A new graphic novel traces the journey of an American-born Vietnamese returning to his homeland in search of his family roots and trying to understand an entirely foreign culture
I’m a big fan of graphic novels, and GB Tran’s just-released Vietnamerica looks like just my cup of tea. Graphic novels provide a great mix of both movie and literary techniques to tell a story, while creating something wholly different too – they’re much easier to digest than a traditional book and the best are packed full of far more content than a standard movie. A foreigner entering a strange culture is always a topic ripe for exploration, but an American Vietnamese trying to understand his own family and a home country that is wholly alien to him – along with the recent past of the American War that brought about his birth in the US to begin with – is a truly potent mix of themes to be explored. For travellers, these kinds of books also provide useful insights into countries that otherwise might not be apparent from more standard guidebooks and history tomes. And they also tend to be somewhat easier to read.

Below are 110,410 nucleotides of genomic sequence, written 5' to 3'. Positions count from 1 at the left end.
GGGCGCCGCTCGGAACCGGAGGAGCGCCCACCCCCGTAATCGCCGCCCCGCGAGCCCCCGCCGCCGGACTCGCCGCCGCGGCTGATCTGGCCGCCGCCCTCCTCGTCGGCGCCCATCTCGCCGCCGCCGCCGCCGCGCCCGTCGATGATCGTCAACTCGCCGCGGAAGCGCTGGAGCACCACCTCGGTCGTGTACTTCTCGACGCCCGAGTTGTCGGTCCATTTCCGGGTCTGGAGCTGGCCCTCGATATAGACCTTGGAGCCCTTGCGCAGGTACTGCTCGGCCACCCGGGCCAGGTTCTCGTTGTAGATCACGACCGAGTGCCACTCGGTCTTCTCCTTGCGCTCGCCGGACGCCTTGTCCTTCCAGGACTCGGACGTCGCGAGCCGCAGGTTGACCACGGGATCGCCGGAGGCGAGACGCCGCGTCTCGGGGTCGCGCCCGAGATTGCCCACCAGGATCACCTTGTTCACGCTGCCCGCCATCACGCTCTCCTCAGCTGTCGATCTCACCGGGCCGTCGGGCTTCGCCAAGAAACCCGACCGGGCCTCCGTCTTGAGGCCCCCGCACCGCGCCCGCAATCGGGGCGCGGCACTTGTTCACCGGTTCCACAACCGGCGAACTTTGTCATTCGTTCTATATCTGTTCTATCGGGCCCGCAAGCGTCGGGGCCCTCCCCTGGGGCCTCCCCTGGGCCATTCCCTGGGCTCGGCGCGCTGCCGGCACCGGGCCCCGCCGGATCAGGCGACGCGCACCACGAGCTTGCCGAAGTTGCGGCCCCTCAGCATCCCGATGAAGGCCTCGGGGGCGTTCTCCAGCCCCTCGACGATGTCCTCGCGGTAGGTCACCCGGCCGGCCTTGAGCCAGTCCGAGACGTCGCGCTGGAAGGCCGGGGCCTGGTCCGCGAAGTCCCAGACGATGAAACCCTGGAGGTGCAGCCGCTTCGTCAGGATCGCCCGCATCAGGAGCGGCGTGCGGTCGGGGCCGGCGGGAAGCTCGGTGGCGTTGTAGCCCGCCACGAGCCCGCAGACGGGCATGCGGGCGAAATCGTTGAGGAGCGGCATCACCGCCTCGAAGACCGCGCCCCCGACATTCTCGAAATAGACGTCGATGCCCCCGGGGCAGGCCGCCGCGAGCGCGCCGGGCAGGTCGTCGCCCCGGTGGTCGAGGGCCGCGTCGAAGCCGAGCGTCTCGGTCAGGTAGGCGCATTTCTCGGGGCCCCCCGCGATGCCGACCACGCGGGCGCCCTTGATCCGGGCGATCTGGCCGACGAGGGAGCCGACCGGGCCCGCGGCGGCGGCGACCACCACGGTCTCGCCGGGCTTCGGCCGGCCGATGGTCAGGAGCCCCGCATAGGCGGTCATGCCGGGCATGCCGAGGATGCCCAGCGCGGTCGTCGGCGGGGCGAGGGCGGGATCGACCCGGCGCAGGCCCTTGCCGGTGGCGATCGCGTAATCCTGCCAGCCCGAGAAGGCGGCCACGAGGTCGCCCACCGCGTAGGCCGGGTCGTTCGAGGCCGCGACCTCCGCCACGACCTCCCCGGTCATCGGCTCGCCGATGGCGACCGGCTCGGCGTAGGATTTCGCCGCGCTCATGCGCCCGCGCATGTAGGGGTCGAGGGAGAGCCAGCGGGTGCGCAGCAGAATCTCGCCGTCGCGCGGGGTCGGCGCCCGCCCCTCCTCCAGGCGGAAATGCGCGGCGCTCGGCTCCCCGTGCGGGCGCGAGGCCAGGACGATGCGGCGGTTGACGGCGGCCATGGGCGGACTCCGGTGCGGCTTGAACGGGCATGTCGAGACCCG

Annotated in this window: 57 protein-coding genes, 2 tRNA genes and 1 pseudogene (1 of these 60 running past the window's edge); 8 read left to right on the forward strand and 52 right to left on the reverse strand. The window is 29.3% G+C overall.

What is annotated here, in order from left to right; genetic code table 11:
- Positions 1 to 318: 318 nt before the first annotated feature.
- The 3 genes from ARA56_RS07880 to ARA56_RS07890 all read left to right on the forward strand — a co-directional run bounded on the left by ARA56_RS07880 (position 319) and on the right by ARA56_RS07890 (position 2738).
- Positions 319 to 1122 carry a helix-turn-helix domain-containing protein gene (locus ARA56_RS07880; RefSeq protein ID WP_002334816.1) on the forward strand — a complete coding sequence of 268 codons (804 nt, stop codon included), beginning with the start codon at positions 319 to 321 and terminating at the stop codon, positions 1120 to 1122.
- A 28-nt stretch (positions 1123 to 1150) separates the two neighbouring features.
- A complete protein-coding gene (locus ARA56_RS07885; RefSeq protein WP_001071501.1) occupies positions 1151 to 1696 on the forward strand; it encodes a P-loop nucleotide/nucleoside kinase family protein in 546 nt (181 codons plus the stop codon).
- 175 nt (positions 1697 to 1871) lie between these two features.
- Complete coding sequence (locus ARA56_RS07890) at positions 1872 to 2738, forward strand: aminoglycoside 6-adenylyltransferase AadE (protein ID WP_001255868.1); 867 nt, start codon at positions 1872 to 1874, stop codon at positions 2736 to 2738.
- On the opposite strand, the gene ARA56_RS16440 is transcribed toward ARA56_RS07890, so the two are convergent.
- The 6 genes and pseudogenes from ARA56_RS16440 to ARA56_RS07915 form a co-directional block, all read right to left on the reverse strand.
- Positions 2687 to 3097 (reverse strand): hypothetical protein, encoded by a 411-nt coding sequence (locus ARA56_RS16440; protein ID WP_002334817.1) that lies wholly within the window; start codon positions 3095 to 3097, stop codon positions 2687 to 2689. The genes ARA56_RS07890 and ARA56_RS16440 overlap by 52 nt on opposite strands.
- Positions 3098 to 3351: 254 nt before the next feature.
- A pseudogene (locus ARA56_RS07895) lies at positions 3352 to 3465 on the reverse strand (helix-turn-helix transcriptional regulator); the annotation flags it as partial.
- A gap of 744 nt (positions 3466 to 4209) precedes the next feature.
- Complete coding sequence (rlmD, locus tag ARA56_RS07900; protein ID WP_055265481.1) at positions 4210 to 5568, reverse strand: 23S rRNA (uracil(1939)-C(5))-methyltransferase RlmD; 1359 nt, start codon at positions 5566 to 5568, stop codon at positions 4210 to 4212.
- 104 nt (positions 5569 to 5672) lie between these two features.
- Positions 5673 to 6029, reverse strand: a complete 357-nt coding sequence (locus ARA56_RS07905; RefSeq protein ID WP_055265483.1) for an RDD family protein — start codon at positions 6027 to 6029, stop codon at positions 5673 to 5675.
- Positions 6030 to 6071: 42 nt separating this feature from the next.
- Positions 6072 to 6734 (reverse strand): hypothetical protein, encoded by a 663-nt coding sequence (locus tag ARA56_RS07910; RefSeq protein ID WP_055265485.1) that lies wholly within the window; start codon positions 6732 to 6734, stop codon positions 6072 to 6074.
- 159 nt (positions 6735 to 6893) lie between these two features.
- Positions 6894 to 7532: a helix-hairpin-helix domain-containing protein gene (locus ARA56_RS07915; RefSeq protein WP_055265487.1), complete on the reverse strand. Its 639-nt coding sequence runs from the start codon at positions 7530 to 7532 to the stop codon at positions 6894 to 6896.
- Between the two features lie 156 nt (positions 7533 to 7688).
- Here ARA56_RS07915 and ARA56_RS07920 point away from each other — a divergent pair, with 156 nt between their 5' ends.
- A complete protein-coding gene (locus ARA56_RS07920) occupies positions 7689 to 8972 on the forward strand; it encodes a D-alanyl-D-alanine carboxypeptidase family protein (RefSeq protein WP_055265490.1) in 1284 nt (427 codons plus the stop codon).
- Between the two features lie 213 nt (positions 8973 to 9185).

I’ve only read the very impressive free 20 page preview available at Scribd so far, but will be hunting down a copy in Bangkok at the earliest opportunity. You can also visit author GB Tran’s official site, buy Transamerica on Amazon and this Transamerica review from the LA Times. Thanks to Warren Ellis for plugging Vietamerica – he says it’s “a memoir in graphic novel form of the author’s attempts to make sense of the lives of his family, who fled Viet Nam for America during the fall of Saigon. Often crude, always atmospheric and evocative, sometimes kaleidoscopic to the point of psychedelia in its construction and formal invention.”
If you’re interested in more graphic novels that explore these themes, I thoroughly recommend Guy Delisle’s three memoirs of his time living in Pyongyang, Shenzen and most recently, Burma Chronicles, the first two of which I’ve reviewed here on Travelhappy previously. Gene Yang’s American Born Chinese is also a brilliant, and very funny, take on the challenges and triumphs of integrating into American culture.